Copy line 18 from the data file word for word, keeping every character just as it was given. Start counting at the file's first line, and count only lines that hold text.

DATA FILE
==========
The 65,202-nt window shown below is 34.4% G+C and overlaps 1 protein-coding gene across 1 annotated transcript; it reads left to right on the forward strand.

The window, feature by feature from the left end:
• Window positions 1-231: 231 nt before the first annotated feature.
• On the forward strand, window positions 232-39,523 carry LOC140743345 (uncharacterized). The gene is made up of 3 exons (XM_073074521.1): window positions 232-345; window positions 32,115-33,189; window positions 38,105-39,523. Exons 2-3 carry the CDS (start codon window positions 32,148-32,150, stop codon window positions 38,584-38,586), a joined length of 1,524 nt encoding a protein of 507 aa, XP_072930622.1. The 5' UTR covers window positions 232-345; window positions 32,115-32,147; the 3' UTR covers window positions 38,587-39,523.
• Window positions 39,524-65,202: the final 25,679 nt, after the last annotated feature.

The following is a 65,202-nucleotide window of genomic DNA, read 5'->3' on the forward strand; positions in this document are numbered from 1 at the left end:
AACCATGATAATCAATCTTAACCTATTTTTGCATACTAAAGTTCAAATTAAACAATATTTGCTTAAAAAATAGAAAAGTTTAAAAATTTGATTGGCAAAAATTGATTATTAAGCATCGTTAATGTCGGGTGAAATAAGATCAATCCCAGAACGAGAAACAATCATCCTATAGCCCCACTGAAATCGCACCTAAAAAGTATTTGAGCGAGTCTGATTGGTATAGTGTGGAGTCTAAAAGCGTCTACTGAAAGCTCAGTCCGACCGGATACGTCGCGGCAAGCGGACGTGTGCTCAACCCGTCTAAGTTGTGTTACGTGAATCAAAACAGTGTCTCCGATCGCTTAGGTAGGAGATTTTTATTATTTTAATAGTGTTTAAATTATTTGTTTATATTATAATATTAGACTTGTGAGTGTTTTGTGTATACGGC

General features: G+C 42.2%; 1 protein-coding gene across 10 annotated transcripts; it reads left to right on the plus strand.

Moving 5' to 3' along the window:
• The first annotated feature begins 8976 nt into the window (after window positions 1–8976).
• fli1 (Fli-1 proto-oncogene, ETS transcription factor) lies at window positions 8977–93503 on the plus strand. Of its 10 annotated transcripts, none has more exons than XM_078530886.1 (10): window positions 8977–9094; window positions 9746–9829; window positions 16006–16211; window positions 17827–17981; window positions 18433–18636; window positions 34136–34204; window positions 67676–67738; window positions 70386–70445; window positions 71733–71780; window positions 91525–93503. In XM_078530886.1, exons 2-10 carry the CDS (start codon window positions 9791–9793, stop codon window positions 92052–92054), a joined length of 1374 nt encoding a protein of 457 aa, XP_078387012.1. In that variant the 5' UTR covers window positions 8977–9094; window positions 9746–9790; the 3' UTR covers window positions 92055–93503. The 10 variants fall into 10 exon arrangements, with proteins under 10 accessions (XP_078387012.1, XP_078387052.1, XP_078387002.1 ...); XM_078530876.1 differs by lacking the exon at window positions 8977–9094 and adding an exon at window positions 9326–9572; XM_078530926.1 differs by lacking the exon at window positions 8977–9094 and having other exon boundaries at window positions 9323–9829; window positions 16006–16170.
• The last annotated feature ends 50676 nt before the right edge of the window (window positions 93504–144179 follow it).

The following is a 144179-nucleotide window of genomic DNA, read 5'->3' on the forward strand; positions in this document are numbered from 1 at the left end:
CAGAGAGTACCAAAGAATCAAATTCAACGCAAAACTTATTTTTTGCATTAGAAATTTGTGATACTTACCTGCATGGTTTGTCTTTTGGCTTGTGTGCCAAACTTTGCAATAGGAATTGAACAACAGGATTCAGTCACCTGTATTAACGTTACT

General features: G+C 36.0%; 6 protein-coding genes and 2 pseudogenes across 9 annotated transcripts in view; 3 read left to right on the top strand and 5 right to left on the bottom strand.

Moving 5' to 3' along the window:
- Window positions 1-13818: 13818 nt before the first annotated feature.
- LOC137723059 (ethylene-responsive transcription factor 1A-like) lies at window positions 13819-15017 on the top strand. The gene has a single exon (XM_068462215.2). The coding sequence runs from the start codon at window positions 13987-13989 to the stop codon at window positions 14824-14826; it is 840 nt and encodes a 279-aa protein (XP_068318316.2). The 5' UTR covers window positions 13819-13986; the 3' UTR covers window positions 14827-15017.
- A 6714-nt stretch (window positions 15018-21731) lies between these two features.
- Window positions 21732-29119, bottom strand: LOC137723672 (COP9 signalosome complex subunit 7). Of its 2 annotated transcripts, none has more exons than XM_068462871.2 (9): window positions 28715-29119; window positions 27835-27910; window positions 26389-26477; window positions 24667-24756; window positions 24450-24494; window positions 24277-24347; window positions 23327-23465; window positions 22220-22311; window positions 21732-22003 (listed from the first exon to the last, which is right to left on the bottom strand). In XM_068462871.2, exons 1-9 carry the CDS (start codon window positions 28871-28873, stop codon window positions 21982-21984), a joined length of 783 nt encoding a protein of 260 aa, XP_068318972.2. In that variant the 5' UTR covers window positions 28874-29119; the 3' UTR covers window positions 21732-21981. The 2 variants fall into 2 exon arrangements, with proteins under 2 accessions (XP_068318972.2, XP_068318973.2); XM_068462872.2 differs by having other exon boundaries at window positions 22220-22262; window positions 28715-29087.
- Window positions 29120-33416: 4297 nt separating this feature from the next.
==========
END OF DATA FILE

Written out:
- LOC137723059 (ethylene-responsive transcription factor 1A-like) lies at window positions 13819-15017 on the top strand. The gene has a single exon (XM_068462215.2). The coding sequence runs from the start codon at window positions 13987-13989 to the stop codon at window positions 14824-14826; it is 840 nt and encodes a 279-aa protein (XP_068318316.2). The 5' UTR covers window positions 13819-13986; the 3' UTR covers window positions 14827-15017.